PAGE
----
As a photographer, it’s easy to fall into a rut of shooting the same types of photos over and over again. Sometimes it is easy to slip into a routine once we have a good grasp of exposure and composition.
Even now and then, I love to give my photography a challenge, and a great exercise is to change up the photography genre. When you try something new, you challenge yourself to think differently and approach your subject matter in a fresh way.
I spent an entire day in Venice with my Fujifilm X100V to shoot some street photography. I love this camera as it embodies the whole idea of one camera, one lens.
Street photography requires you to be quick on your feet and capture fleeting moments as they happen. This change in pace can help you develop a sharper eye for composition, lighting, and storytelling.
When I go out shooting like this, I don’t set expectations. I’m trying to go out empty. I am trying not to preconceive what I am going to shoot. The whole point is to go out and be open to whatever happens in front of me.
I believe it’s all about paying attention …making a habit of noticing. It can really help you cultivate an original perspective and a distinct point of view.
Everything I do is based on pure creative freedom, and I have no expectations. It’s all your instinct. Everybody is unique. Finding your creative impulses can be a challenge because there needs to be an opening to your instinct, your unique creative instincts.
Street photography is fascinating. You have to be able to work in whatever environment you find yourself in. This means learning to adapt to changing lights, weather, and crowds of people.
Seeing light is one of the key aspects for any photographer, and it takes practice. Along with my regular landscape photography, street photography is a valuable part of my photography practice.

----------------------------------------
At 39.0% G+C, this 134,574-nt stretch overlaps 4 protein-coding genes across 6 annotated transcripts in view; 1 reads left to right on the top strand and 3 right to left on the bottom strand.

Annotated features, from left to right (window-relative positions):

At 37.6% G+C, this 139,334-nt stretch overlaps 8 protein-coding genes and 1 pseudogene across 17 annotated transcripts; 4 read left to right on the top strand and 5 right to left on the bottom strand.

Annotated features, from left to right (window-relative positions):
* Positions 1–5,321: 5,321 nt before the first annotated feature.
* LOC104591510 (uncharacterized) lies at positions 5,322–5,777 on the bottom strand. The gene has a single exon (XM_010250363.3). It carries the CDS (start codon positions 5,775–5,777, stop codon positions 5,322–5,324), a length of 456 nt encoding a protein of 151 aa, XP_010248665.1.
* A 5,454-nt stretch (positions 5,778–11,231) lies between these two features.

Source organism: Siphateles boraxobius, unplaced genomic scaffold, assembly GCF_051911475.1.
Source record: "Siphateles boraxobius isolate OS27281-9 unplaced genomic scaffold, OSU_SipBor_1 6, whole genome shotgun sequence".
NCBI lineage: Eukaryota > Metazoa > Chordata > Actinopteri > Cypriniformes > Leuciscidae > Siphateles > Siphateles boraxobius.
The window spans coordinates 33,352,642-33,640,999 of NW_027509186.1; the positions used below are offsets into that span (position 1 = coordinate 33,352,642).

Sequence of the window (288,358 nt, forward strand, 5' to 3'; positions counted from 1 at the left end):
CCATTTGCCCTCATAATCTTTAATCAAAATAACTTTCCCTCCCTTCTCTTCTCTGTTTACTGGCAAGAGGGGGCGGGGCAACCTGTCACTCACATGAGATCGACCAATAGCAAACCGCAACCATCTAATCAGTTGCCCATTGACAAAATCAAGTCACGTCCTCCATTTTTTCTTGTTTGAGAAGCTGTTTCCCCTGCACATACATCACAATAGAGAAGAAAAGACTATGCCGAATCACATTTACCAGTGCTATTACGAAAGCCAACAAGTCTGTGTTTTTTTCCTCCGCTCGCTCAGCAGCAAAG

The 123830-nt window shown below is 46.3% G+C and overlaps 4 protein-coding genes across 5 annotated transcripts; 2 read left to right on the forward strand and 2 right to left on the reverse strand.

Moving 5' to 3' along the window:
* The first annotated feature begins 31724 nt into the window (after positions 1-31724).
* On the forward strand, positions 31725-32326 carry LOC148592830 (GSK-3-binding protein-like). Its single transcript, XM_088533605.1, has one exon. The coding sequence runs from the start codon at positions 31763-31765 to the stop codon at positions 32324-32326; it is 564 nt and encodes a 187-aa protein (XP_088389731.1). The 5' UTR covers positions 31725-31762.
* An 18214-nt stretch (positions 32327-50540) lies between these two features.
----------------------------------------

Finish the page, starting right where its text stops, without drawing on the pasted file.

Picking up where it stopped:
As a big part of my inspiration process, photo editing is a cornerstone. A photograph that I take with the camera would never feel complete without my personal touches if I didn’t edit it.
Photo editing literally brings your vision to life, and it’s an essential part of the creative process that every photographer must embrace, develops, and cannot be overlooked. I also love to call it a “self-learning process”. As you edit your photos, you can learn what needs to be improved next time you’re out in the field.
Photo editing plays a huge role in ensuring your brand is cohesive and creating a distinct and recognizable visual identity. And because each photographer is different, it is so great to use a photo editor that can adapt to you, not the other way around.
That’s why Capture One has been at the core of my image workflow for many years now.
The companion that’s truly transformed the way I work. In my photography journey, this program has been a game-changer with powerful tools for setting up an efficient and streamlined workflow. With advanced editing tools for enhancing and improving the visual impact and aesthetic of my images, as well as a robust system of tools for organizing my large catalog of thousands of photos.
The process of reviewing, selecting, and importing my images into the hard drive is seamless and very efficient. The cull view saves me a lot of time putting similar images into groups so I’m able to quickly go through them and select the best image or multiple images from that grouping.